I was hooked but there weren’t that many places where I could find new rock until I read about this place called Bone Mountain, which was a largely unexplored cliff in Bolton with no bolted climbs. We walked up to the cliff and when I was 500 feet away, my jaw dropped. I picked up my copy of Tough Schist and couldn’t believe there weren’t that many routes. I think we’ve tripled the number of routes there since then and it’s a constant drive to find new rock. I love giving back and there is a lot of gratification in figuring out where the movement should go, although some are a total waste of time.

Is there one first ascent that really sticks out in your mind?

The first full-length climb I bolted is called “Schistine Chapel” on Bone Mountain. It’s kind of crazy because I bolted it five years ago and I still don’t think anyone else has climbed it. It’s about an hour and half to hike to it and it’s a really confusing hike. I always say that the best way to get to it is on your second try. That’s one of the things I like about Vermont climbing: I’ve never waited in line. I’ve travelled around the country to climb and often you have to come up with backup plans in case the routes you want to do are taken. Here’s it’s plan A every time.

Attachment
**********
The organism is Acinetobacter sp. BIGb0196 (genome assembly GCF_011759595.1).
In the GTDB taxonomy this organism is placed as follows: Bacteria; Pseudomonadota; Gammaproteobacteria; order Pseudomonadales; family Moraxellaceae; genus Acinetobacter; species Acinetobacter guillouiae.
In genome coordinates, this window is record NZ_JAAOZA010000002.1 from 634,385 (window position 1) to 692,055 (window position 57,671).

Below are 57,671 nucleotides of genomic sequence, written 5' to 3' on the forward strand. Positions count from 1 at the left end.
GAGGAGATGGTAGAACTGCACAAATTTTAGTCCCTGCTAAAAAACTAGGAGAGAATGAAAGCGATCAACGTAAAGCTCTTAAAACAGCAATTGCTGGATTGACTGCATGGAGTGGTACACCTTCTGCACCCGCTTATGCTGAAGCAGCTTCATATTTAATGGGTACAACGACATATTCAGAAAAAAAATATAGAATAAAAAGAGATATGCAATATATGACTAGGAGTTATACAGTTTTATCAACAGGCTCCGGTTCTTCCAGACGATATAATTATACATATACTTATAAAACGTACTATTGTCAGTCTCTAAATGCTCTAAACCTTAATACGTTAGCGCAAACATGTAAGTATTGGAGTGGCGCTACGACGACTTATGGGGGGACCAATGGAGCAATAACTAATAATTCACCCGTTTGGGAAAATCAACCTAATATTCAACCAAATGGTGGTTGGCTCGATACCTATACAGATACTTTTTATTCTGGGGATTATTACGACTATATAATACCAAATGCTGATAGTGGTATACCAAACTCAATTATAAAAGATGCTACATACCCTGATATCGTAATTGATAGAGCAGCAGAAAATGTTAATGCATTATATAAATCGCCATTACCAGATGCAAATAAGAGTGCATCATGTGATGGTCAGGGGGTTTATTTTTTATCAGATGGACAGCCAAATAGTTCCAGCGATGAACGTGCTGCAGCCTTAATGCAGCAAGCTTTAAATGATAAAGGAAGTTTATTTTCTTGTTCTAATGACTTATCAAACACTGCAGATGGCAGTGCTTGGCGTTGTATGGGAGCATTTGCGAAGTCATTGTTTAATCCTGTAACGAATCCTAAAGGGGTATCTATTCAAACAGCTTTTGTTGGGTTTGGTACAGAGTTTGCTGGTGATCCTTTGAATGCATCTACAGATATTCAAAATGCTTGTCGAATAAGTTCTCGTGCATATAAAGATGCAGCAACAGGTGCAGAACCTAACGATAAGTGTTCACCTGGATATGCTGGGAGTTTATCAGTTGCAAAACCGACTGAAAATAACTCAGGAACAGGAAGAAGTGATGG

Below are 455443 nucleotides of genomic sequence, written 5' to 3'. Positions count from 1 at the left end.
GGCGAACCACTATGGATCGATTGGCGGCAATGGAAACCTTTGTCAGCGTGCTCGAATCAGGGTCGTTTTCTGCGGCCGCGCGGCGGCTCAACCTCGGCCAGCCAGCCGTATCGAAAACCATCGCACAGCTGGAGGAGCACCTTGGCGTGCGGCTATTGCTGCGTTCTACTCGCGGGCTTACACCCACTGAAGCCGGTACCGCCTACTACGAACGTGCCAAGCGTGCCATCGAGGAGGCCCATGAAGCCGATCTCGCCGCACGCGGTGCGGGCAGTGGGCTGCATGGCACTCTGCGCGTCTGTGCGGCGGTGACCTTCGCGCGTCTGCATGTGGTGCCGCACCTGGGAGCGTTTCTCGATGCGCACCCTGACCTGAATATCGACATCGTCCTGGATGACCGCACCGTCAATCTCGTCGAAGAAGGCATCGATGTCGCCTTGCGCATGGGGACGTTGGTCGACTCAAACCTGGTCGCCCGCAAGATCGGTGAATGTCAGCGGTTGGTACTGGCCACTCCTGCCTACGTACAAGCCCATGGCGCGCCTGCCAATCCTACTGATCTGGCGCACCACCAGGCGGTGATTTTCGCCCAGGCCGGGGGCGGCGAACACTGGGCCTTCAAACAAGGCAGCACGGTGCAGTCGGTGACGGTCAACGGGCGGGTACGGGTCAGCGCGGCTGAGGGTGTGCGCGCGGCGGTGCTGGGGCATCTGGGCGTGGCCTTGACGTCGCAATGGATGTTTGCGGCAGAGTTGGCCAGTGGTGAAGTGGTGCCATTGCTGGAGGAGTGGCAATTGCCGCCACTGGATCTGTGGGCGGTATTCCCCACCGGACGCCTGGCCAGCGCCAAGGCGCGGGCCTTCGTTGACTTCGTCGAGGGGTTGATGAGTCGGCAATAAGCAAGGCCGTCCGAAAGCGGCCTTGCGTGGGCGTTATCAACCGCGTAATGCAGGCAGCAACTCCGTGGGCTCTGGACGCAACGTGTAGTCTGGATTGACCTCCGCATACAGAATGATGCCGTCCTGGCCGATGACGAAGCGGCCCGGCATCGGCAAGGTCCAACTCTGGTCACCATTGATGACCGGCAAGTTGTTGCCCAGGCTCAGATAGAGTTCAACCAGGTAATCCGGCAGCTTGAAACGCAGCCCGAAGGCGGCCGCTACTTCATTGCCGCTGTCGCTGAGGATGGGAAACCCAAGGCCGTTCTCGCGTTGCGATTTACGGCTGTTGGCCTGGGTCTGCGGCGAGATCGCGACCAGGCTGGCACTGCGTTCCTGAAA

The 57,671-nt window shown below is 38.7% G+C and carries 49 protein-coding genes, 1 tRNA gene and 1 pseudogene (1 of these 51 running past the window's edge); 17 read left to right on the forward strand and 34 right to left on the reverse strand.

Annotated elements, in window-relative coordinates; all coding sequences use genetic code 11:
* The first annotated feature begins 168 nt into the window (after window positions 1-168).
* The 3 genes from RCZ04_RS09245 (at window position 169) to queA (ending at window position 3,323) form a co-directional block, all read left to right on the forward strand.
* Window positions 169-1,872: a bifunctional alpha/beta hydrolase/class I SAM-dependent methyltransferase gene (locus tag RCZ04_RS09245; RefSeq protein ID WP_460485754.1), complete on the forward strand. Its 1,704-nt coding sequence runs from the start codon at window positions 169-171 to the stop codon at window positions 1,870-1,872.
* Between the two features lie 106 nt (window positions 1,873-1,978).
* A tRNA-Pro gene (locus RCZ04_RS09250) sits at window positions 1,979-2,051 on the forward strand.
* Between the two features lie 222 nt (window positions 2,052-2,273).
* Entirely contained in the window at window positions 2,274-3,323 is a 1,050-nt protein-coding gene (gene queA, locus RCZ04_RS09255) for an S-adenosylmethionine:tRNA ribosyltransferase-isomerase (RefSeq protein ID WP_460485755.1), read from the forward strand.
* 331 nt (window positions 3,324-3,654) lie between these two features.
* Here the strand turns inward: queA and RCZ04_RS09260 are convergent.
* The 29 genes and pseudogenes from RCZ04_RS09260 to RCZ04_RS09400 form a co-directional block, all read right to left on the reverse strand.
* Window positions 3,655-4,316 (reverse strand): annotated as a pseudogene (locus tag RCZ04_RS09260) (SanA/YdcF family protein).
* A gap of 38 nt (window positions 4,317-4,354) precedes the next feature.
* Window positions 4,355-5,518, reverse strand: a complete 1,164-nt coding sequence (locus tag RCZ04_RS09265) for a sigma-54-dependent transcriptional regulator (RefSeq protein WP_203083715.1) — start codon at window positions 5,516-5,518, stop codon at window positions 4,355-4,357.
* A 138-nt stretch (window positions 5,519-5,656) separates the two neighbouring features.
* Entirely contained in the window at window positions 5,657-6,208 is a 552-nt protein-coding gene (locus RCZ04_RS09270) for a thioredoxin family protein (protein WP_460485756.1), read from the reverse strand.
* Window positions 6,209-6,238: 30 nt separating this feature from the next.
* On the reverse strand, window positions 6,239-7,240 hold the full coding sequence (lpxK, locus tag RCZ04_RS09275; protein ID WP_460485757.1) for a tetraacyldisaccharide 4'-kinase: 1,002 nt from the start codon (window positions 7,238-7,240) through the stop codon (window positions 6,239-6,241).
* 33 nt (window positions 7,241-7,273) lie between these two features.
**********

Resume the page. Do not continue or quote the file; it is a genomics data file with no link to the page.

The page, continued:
What’s the hardest rated climb you’ve done?

I’ve done a 5.13a but I didn’t know it at the time. I had been training really hard to get to that level, but I work at a Unitarian Universalist camp in the Adirondacks called Unirondack during the summer so I don’t have much time to climb. Two summers ago, my friend Luke Mendola and I snuck out at midnight and canoed across the Eagle Lake for a climb. We went up Eagle Falls with headlamps and I bolted a route I had been doing for years. It took me three or four tries and I figured it was a 5.12c or 5.12d. After the summer, when I was back in Vermont, I climbed what I thought was my first 5.13a but then some other people tried my New York route and said it was a ’13. I guess the moral is not to let anyone else’s scale of success hold you. I had already accomplished what I was trying to do.

Tell us about Unirondack.

I started working there 11 years ago and now I’m the camp director. Other than the people in my life, camp is the only thing I care about more than climbing. The camp is about creating a place of total, unequivocal acceptance of whatever children want to be. We do a lot of social justice work and we’re active in the LGBTQ community and want to be a welcoming place for marginalized groups. I’m proud of the community we build.